A child’s brain sees maximum development in the first five years. These years of childhood are important in their learning journey. Puzzles or puzzle games contribute significantly to a child’s early learning journey. They entertain and improve cognitive skills while consistently challenging and exercising their little minds.
What is a puzzle?
A puzzle is a game, toy, or a problem that tests the solver’s imagination, intelligence, and skill. There are various types of puzzles like:
- Logic puzzles such as chess
- Mathematical puzzles such as finding the missed number in the series
- Mechanical puzzles like Rubik’s Cube.
- Paper and pencil puzzles such as solving a maze
Benefits of Puzzles in Early Childhood Development
Children love to solve problems – from simple shapes to advanced jigsaw puzzle games. Puzzles can contribute greatly to the child’s physical skills development, cognitive skills development, and emotional skills development.
Physical Skill Development
- Hand-eye coordination: When the child finds a piece, picks it up, and fits in the puzzle, the connection between hands and eyes strengthens. It develops a relationship between what the eyes see, what their hands do, and what information the brain processes.
- Gross motor skills: The large puzzle pieces and stacking puzzle games enhance the muscle movements of the children.
- Fine motor skills: Fine motor is movements that would require the movements of small muscles such as fingers, toes, tongue, etc. In puzzle games, the child is required to pick, hold, grasp, and move around the puzzle piece to fit in perfectly. This provides the scope for the improvement of fine motor skills.
- Recognition of numbers, alphabets, shapes, and colours: The first puzzle games are usually very simple ones such as shapes, colours, etc. These kinds of puzzle games could be highly educative and entertaining for children.
- Memory: Jigsaws and other puzzles enhance the child’s memory. For instance, while solving the puzzle, the child needs to recall the size, colour, and shape of puzzle pieces as s/he works through the puzzle.
- Problem Solving: The puzzle piece fits in or not, either way, no one can cheat in the puzzle games and everyone needs to put their problem-solving skill to work. To complete a puzzle successfully, the child needs to think, develop his/her own strategies. This entire process of solving the puzzle helps young minds in developing logic, reasoning and problem-solving skills.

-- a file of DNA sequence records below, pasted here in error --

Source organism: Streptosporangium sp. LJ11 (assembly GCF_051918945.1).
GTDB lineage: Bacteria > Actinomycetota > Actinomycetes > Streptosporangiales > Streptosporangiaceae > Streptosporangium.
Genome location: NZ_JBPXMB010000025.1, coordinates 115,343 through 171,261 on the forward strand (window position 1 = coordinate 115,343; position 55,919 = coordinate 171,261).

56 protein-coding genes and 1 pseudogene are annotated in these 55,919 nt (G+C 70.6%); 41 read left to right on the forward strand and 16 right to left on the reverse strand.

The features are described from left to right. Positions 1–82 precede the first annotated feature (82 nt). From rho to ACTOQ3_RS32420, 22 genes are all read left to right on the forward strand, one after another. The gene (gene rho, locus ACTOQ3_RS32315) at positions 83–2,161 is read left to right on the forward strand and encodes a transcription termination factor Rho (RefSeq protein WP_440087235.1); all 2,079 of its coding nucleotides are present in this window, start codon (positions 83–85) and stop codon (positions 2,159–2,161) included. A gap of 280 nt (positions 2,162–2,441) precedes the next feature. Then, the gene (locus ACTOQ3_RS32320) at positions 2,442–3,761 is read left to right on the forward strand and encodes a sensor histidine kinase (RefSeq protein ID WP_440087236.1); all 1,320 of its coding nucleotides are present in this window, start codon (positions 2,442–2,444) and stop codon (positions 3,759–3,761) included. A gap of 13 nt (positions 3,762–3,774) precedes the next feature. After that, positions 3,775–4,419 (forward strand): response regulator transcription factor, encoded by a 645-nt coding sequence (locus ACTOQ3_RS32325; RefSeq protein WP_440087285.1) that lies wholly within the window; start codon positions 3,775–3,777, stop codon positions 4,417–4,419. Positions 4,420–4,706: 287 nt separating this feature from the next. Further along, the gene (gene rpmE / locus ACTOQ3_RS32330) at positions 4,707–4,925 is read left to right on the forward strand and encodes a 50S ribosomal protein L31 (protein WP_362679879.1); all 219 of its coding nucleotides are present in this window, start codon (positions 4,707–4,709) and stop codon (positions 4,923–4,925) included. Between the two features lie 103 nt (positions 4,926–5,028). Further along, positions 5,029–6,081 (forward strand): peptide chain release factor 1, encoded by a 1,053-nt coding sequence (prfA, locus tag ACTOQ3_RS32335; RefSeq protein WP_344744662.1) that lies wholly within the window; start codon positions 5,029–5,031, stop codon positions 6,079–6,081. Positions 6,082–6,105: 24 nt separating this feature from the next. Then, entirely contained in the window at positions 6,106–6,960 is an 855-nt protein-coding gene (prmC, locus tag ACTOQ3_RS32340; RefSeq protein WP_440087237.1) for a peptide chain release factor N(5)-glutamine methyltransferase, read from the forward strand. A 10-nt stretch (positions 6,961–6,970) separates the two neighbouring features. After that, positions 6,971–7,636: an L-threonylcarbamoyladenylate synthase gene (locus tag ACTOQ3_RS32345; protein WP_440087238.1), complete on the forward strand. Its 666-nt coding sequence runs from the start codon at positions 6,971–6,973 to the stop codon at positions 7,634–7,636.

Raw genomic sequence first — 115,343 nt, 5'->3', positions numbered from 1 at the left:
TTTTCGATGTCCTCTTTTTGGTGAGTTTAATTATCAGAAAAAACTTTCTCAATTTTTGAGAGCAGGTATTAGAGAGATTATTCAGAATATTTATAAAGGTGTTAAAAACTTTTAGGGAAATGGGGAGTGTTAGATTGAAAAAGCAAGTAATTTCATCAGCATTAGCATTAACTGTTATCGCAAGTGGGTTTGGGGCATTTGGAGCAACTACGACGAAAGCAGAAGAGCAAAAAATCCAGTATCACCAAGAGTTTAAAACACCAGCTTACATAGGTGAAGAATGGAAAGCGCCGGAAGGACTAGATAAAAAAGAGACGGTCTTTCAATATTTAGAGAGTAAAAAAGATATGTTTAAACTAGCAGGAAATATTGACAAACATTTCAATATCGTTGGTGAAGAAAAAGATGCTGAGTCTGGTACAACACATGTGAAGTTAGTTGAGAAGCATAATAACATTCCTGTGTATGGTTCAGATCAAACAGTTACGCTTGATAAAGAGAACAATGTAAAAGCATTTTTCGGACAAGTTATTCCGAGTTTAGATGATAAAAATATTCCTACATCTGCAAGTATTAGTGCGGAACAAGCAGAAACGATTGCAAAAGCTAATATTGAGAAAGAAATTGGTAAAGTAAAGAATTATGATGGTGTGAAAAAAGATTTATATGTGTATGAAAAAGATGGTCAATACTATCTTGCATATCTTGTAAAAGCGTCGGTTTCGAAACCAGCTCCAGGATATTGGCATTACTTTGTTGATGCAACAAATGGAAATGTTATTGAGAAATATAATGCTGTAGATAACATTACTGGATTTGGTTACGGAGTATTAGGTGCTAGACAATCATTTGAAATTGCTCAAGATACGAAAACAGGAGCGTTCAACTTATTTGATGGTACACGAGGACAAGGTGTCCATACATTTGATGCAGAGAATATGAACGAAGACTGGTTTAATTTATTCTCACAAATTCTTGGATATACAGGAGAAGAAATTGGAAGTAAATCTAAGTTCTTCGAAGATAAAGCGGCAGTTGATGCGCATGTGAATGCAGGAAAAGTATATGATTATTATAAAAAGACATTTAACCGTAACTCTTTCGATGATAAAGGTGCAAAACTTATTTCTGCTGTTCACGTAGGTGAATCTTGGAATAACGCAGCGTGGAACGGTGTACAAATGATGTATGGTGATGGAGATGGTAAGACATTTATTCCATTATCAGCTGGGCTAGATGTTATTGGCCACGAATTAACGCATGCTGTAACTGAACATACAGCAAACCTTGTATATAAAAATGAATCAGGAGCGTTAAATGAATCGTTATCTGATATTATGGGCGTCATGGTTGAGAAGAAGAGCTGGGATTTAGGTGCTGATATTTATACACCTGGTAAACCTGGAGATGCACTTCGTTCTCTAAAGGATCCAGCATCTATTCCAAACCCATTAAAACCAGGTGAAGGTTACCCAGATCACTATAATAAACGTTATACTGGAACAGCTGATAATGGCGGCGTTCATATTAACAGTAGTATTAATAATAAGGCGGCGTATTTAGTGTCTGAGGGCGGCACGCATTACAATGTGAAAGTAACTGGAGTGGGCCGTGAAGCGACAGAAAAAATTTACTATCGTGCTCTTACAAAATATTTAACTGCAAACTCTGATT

Emotional skill development:
- Setting goals: As the child is determined to solve the puzzle, s/he will often learn to develop a strategy to work on the puzzle efficiently, maybe by piling up similar coloured/shaped puzzle pieces on one side. This kind of strategy helps the children to set small goals and work towards achieving a big goal.
- Patience: Puzzle games demand patience to keep the mind cool and think at the same time to solve it. As the children solve more and more puzzles, they learn the necessary skills, and patience is definitely one among them.
- Self-esteem: When the children set small goals and achieve them, they start developing self-esteem. Solving problems boosts their self-confidence and prepares them for the real challenges of life.
Social skill development:
When children work together towards one common goal, it provides a great opportunity for them to enhance their social skills. For instance, if the child is solving the puzzle with a friend or a family member, they communicate, discuss, and work together to solve the puzzle. This teaches the children about cooperative play.
Solving puzzles that vary from easy to complex levels, stimulate the development of the above skills in a growing child. Hence, it is important to encourage the use of puzzles to foster the development of a child’s emotional, social, cognitive and physical skills during their early childhood.